Are drone-delivered AEDs the future of out-of-hospital cardiac arrest survival?

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Are drone-delivered AEDs the future of out-of-hospital cardiac arrest survival?

February 21, 2020
Emergency Medicine
From the January/February issue of HealthCare Business News magazine

Further research also shows that bystanders’ experiences with retrieving AEDs via drones felt safe and overall provided a sense of helpfulness and relief. Integrating a drone network into society’s daily life may increase comfort and public acceptance overall in order to successfully deliver AEDs via drone. Overall, AED-equipped drones would add another link that must be worked seamlessly into the chain of survival.

Agencies such as the Federal Aviation Administration (FAA) and other governmental entities would require policy and guideline changes specifically addressing medical drones and flight restrictions. Security of patient information in compliance with HIPAA would need to be carefully considered as well. Production and maintenance costs of adding drones into the chain of command in addition to existing EMS infrastructure is another avenue that should be explored.

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Beginning in 2017, the Unmanned Aircraft System (UAS) Integrative Pilot Program (IPP) in partnership with the U.S. Department of Transportation (USDOT) and the FAA have made significant advancements toward safe drone integration at both local and national levels. The City of Reno, Nevada was chosen as an IPP Lead Participant site and chose Flirtey as their partner, a Reno-based drone delivery company established in 2013 as the first drone delivery service in the world. The project focuses on drones to deliver AEDs to decrease OHCA mortality.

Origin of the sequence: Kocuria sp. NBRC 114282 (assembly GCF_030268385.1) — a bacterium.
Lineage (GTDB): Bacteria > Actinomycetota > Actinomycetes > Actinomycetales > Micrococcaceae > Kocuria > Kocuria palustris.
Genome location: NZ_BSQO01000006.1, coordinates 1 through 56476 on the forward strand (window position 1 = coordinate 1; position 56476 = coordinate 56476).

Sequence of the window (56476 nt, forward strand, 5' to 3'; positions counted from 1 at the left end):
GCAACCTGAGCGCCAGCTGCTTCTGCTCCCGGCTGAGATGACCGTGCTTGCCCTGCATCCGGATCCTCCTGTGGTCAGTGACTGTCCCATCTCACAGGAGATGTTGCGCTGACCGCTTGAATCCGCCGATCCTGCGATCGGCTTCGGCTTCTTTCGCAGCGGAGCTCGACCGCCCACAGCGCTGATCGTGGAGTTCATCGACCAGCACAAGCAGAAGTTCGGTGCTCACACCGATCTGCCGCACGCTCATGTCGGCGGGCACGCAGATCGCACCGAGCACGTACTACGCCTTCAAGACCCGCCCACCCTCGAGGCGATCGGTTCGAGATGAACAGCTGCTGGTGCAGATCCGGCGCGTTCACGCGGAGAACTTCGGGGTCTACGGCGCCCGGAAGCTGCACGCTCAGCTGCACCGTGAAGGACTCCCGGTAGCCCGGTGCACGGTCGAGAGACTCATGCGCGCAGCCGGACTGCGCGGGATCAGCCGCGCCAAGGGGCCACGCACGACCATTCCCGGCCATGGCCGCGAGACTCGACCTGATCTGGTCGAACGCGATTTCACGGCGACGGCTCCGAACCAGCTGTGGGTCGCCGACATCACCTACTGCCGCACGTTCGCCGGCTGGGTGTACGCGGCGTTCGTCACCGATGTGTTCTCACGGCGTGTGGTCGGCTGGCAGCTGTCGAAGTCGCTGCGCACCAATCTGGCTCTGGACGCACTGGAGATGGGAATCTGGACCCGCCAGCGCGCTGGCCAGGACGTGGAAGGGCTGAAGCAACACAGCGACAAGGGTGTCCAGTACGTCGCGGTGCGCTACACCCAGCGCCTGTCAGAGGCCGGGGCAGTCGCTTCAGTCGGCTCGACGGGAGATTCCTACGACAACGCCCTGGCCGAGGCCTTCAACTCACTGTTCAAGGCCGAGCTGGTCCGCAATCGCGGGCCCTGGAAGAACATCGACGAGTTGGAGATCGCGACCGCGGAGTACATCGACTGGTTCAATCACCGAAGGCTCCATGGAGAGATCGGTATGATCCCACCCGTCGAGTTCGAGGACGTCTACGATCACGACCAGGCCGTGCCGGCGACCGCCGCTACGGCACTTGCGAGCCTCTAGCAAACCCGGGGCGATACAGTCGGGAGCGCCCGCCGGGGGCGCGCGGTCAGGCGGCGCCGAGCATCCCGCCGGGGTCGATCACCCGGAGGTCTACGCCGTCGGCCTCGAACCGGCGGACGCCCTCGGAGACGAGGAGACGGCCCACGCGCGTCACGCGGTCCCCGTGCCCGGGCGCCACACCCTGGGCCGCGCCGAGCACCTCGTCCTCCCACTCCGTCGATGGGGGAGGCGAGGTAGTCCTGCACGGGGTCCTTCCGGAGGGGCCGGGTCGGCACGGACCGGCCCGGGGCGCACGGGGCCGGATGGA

These partners have been granted ability to fly drones beyond a pilot’s visual line of sight, conduct night operations, and fly over people, all of which were significant barriers previously to integration of drone networks. This program will integrate established EMS infrastructure that will provide opportunity for an AED-equipped drone to be dispatched at the same time EMS responders are deployed. The project is set to officially launch in 2020.

Vivian Nguyen
About the author: Vivian Nguyen, PA-C was born and raised in Albuquerque, NM. She received her Bachelor of Science in Exercise Science from the University of New Mexico. She recently graduated with her Master of Physician Assistant Studies from Pacific University in Hillsboro, OR where she completed her capstone project researching drone-delivered AEDs and their possible impacts on survival rates. She currently practices as a certified physician assistant in Emergency Medicine in western Colorado.

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